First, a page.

LH is a student who currently lives in Los Angeles. She is a comedian and has spent a lot of time on the internet throughout her life.

LH- So back in the day, when Creepypastas were popular and I was young on the internet, the stories used to all really scare me even though I knew it wasn’t real. When I first heard about Slenderman when I was in 5th grade, it really instilled a fear in my heart unlike no other. I remember after seeing it late at night I would always imagine him by my window, keeping me up every night. At one point someone made some badly photoshopped photos of Slenderman next to some kids at a park, and lurking in the woods, and I was stupid and you enough to believe it. It really frightened me deeply. I didn’t like ghosts or ghouls or scary stories as a kid, so the idea of a tall, omnipresent man lurking in the corner whenever it was dark really stuck with me. Then, a few years later, those 2 girls almost killed their friend in the name of Slenderman, and suddenly the fear became a lot more real, and less focused on the abstract suited figure, but also the people around me who could be under his control. If he doesn’t kill me then someone in his posse will. 

I first heard of Slenderman when I was in elementary school. I saw the original Creepypasta post and continued to see mentions and references to him on the internet for years. Slenderman was a tall disfigured German ghoul with long tentacles who would lurk around playgrounds and use its long spindly limbs to snatch up lonely kids. He appears at night, in dark lonely places, normally hiding out in the forest. Even though I heard of Slenderman by the chances of the internet, it does seem like the type of story parents would make up to scare their kids away from going to places alone or at night. Um, but the fear tactics of the Slenderman story were entirely imposed by myself. Seeing the Creepypasta scared me into not wanting to go out without my parents, and developing a slight fear of the dark. He followed me, in my subconscious, wherever I went. I was 10, I wasn’t bright, I believed everything I saw on the internet. It was definitely heightened by the internet because everyone was posting about it.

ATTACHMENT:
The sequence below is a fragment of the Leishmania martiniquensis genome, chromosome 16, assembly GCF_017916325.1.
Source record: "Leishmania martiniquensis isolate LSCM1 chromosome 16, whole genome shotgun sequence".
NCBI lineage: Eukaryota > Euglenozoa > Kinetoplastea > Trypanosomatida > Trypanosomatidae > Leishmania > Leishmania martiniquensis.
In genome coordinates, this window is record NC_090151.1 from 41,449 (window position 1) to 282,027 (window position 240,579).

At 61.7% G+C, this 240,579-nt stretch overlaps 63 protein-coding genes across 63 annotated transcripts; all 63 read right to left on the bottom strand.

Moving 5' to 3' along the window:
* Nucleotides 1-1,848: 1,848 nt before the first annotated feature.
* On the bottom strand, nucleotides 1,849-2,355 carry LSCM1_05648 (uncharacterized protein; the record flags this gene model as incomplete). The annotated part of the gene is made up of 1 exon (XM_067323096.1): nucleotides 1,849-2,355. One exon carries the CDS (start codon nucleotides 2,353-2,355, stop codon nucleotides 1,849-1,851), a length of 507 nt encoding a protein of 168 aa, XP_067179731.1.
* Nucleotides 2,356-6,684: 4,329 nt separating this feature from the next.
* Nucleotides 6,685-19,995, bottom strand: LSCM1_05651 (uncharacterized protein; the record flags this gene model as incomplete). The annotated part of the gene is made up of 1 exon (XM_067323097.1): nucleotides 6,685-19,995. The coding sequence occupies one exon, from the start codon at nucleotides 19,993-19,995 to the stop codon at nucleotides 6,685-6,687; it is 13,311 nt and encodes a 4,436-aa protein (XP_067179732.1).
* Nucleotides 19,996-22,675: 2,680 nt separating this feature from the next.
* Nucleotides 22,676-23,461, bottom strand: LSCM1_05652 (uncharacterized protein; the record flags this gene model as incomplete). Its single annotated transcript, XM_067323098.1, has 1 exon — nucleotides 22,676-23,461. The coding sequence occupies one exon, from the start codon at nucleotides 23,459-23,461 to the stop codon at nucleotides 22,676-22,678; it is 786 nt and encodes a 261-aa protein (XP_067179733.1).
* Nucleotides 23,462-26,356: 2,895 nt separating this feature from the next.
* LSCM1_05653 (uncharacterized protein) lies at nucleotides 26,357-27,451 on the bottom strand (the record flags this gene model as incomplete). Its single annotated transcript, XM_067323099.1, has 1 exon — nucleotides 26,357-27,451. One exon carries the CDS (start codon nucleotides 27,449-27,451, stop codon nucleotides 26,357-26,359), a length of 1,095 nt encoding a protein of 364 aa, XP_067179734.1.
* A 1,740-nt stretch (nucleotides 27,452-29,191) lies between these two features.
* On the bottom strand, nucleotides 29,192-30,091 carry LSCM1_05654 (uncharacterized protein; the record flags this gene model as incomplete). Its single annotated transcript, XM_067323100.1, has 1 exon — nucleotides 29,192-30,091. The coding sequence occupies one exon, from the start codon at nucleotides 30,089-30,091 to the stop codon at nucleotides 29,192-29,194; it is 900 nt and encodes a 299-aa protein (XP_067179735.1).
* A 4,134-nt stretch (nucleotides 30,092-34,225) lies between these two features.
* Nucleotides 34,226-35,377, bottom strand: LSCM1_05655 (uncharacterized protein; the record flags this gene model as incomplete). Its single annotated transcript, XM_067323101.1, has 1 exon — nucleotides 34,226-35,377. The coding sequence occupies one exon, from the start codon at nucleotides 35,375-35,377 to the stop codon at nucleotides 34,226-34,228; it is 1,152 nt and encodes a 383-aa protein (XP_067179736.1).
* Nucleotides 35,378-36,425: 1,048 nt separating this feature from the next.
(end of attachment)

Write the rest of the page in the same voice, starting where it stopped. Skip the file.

On a psychological note, your brain has the same reaction to the feelings of excitement and fear, so a part of me thinks kids enjoy scary things because it gives them that little kick of adrenaline. Also, being a kid and having unlimited access to the internet makes you want to seek out scary and adult things, but being so young and naive makes it easy to be tricked. And people on the internet prey on the stupidity of others. Honestly, I also had a very unique childhood in the sense that my parents heavily monitored the TV and movies I watched, I wasn’t able to watch R rated movies for a very very long time, but I had unlimited access to the internet. They didn’t know what the internet was capable of, so they just let me run free with it, and I took what little freedom I had and wanted to make the most of it. 


I think Slenderman became such a popular ghostly figure on the internet because of its simplicity. As a kid, you’re taught all about stranger danger, and the scariest thing in the world is some untraceable stranger coming up and taking you away. Slenderman is a visual representation of that childhood fear of strangers and the dark and scary unknown. It frightened and captivated so many children because it was a representation of a concept everyone was familiar with. 

The design of Slenderman is an important factor in the figure’s popularity. Making Slenderman this very simple man with no face and long limbs in a classic black and white tuxedo made it very easy for others to create content for this creature. Even 10 years ago, photoshopping a Slenderman hidden in the woods on a random photo was not only easy but could look quite realistic. The simple design allowed for it to spread quickly, as more and more people created images and stories about him, convincing young kids everywhere. 

Creepypastas are a very interesting aspect of early Internet culture. Ghost stories have always been prevalent in youth culture, often being a rite of passage for the older, wiser kids to pass the stories down to more gullible children. As the internet grew in popularity, especially among young generations, many playground traditions evolved to fit the internet age. Creepypastas were the new ghost stories, scaring children into thinking it was real and allowing the people in the know to perpetuate and entertain. Kids also often were drawn towards Slenderman and other Creepypastas as a way to be ‘adult’. In the 2000s and early 2010s, most adults didn’t fully understand the capabilities of the internet, and would often not be aware of the type of content that their kid was consuming. Kids want to prove themselves to be grown up, and one way to do that is by rebelling against their parents by exploring things that seem ‘scary’ or ‘adult’. These scary stories perfectly captured the children’s imaginations while also making the kids feel braver and more grown up. Creepypastas were a fascinating phenomenon that showcases the ways our traditions evolve with us.